The University of Minnesota hat evokes some really funny stories like buying an ice cream cone in 20 degree weather (probably in October or April) from an outside vendor and walking down the street not having to worry about drips. Or playing marathon games of pinball or the first video games (pong, pacman) with a fellow assistant professor. That California Angels hat makes me think of standing in line from 2am on to purchase tickets for the American League (baseball) championships and then two or threes weeks later standing in line all night to get opening Saturday tickets for the Empire Strikes Back and becoming one of the first to know Darth Vader was Luke Skywalker’s father. Little things, big things, all stringing together in my memory from various symbols.
You might want to try this yourself. Works for me; may work for you too.
Aside 1: My grandfather had Alzheimer’s disease. Any time you put a Red Sox symbol in front of him you heard about Ted Williams, and the damn NY Yankees, and the Green Monster, and the times he took me to minor league baseball games as a kid, and how good (really bad) I was at baseball, etc. My baseball memories of him are those of the years before the dementia when he multi-tasked (in the 1960s) by having TWO different baseball games going on the radio at once (cacophony in that house) and a baseball game on TV. At times he was reading the then new magazine Sports Illustrated at the same time or the local sports section. If you asked him what had happened recently in any of the three games, he would tell you the last 10 plays or so or what Carl Yastremski had done in his at bats that day. And yes, he took me to at least 50 minor league (AA; Springfield Giants) baseball games every spring and summer. And I’m pretty sure he purchased a hot dog and popcorn for me at every game where we always sat in the same seats behind home plate.
Aside 2: If you look around my office or other living space, you will see that it is filled with small symbols that evoke memories (in my case baseball hats, pens, coffee mugs from meetings and vacations and schools, old office equipment in a big stack). If you look around most homes, you will see something parallel to my office. Why did you think we all patronize the souvenir shops at the national parks and airports and sports stadiums and try to keep our kids out but only half-heartedly? Symbols to organize and elicit memories.
One of the things that has frustrated me in the past six months is that as I look back over 60 years, I would like to be able to organize much of the information I accumulated in mind maps into something that looks like a time line. I did learn a while ago about the absolutely fantastic time line mind maps developed by Hans Buskes (@hansbuskes on Twitter; http://mastermindmaps.wordpress.com/) and Philippe Packu (@IPhilVeryGood on Twitter; http://www.drawmeanidea.com/). These guys have some incredible examples. Far beyond my artistic ability.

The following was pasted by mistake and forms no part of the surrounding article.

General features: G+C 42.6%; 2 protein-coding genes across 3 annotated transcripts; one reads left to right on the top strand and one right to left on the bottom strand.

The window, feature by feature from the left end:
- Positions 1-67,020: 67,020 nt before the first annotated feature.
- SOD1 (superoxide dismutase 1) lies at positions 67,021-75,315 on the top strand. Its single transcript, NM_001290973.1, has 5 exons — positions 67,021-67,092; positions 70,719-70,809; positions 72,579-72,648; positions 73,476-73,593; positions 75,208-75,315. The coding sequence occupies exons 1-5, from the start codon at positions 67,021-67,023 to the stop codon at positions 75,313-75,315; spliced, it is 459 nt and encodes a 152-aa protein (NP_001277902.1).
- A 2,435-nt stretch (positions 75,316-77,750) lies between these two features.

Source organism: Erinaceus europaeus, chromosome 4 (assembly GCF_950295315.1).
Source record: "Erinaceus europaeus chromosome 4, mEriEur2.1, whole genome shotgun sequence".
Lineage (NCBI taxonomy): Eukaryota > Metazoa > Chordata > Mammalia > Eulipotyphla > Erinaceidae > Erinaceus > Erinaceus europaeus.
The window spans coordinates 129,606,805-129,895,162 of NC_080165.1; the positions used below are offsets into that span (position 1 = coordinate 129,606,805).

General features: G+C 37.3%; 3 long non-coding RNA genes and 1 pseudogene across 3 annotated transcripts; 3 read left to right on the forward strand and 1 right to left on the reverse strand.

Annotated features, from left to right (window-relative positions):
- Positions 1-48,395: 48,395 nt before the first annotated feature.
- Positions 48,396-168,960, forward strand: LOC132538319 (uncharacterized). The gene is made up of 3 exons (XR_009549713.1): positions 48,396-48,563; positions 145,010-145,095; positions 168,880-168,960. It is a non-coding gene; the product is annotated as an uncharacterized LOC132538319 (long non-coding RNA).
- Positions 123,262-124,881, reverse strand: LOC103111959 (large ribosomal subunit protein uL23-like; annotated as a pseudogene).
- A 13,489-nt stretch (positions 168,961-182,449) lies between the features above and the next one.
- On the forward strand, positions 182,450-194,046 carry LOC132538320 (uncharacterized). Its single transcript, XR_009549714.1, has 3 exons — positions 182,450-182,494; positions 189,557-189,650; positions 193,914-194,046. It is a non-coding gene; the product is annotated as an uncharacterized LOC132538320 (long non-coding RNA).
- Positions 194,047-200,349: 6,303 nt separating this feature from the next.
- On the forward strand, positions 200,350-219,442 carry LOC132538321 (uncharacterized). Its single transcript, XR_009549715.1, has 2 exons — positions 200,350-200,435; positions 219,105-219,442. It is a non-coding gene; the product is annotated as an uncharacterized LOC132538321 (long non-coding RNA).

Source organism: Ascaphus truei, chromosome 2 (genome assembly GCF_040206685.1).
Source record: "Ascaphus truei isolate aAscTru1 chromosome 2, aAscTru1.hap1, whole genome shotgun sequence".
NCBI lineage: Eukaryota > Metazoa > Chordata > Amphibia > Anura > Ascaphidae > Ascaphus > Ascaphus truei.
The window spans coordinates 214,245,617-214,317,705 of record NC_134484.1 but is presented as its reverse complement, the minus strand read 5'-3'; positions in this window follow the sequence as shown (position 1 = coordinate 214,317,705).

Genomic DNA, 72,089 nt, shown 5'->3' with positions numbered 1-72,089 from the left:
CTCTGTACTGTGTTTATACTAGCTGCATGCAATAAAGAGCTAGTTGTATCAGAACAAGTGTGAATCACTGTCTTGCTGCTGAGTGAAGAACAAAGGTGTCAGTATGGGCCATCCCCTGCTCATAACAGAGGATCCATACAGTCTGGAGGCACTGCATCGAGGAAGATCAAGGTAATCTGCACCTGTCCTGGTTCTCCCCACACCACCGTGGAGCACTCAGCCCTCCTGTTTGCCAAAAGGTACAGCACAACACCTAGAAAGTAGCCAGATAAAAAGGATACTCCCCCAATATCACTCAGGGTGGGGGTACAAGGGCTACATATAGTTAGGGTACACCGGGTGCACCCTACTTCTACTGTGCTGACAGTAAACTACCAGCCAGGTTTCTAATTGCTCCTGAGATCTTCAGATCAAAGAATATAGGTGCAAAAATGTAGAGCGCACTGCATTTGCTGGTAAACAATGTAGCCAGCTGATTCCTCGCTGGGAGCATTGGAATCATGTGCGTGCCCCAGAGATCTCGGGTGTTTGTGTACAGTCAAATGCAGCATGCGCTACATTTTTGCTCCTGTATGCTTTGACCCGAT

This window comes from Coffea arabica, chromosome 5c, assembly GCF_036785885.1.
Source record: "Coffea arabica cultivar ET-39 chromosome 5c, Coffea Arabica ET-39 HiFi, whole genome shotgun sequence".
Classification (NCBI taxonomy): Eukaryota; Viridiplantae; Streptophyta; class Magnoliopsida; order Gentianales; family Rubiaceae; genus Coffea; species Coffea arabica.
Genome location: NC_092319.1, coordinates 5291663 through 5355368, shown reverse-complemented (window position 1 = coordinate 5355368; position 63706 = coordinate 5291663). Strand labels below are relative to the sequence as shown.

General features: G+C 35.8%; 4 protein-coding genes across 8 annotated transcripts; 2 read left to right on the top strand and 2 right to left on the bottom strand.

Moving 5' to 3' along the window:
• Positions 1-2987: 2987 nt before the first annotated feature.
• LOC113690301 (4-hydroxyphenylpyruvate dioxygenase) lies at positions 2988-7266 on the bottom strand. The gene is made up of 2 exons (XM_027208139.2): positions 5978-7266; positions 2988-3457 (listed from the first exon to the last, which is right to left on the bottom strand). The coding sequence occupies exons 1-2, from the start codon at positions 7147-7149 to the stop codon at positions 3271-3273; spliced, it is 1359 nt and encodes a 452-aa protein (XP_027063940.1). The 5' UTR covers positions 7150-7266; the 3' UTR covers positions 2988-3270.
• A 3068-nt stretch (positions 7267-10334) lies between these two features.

So I kept using regular mind maps with a first branch being a year or range of years. The example below shows my reactions to the presidencies of the individuals who served as POTUS during my lifetime. But, notice a little trick I introduced. Instead of the year branch coming directly out of the central idea, I have a “blank” or filler branch and then the time period branch comes out of that. No big deal. Just like a regular mind map with a little piece of formatting.
What I discovered is that my adding the extra (padded) branches in the mind maps like those above, it then takes just about 10 minutes (I need more practice) to go from the mind map above to the one below.
All you have to do is turn off the automatic routine for changing the positions of the branches and drag them around a little. You get the the nice straight line by pinning each of the extra padded branches along a straight line and then letting little time-cluster mind maps grow at the various temporal nodes. Takes almost no time. (Ok, so I did stop and do a little font and picture formatting but it is no big deal). All of these good things happen because the program I used (iMindMap) has a feature that permits you to pin some or all of the branches into specific places. In this case you just have to pin the one padded branch for each of the time nodes.
Want a 3D timeline? Hit the button in iMindMap and you can have one like that below. Note that you also can treat the timeline as a “regular” iMindMap in terms of changing fonts, colors, styles, and adding clip art and images. Kind of cool. I was heavily influenced by the work of Hans and Philippe: this is my attempt to simplify it.
Want a timeline presentation? Yup. There’s a button for that too.